Alex Brandon / AP

Tad Lipsky, the acting director of the Federal Trade Commission's Bureau of Competition, has retired five months after being named to his position, the agency said Wednesday. Alan Devlin, the deputy director within the same bureau, also left to work at a private law firm.

Why it matters: The Bureau of Competition oversees mergers and acquisitions and is the FTC's antitrust muscle. The turnover won't help clear the FTC's full plate. However, Lipsky told Axios he had planned to retire from private practice in May but was asked to help with the agency's transition. "An honor to have served but glad to head out now as planned," he said.

Who's next: Markus Meier is the new acting director. Meier led the health care division within the Bureau of Competition and has spearheaded efforts against "pay-for-delay" settlements, in which brand-name drug companies pay generic drug companies to keep their lower-cost medicines off the market.

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Illustration: Aïda Amer/Axios

The story of American businesses in the coronavirus pandemic is a tale of two markets — one made up of tech firms and online retailers as winners awash in capital, and another of brick-and-mortar mom-and-pop shops that is collapsing.

Why it matters: The coronavirus pandemic has created an environment where losing industries like traditional retail and hospitality as well as a sizable portion of firms owned by women, immigrants and people of color are wiped out and may be gone for good.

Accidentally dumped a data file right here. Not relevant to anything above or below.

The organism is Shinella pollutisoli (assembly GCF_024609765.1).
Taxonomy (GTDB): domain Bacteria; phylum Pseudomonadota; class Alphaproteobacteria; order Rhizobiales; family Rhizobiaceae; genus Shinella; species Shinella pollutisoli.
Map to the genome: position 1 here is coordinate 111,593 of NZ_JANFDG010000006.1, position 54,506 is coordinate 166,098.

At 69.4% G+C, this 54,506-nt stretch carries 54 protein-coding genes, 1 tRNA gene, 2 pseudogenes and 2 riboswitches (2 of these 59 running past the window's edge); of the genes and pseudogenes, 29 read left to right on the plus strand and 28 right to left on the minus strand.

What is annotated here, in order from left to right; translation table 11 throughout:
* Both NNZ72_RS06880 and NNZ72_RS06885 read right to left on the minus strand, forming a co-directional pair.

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Why it matters: Apple is one of several Big Tech firms accused of violating the spirit, if not the letter, of antitrust law. A high-profile lawsuit could become a roadmap for either building a case against tech titans under existing antitrust laws or writing new ones better suited to the digital economy.

Survey: Fears grow about Social Security’s future

Data: AARP survey of 1,441 U.S. adults conducted July 14–27, 2020 a ±3.4% margin of error at the 95% confidence level; Chart: Naema Ahmed/Axios

Younger Americans are increasingly concerned that Social Security won't be enough to wholly fall back on once they retire, according to a survey conducted by AARP — in honor of today's 85th anniversary of the program — given first to Axios.

Why it matters: Young people's concerns about financial insecurity once they're on a restricted income are rising — and that generation is worried the program, which currently pays out to 65 million beneficiaries, won't be enough to sustain them.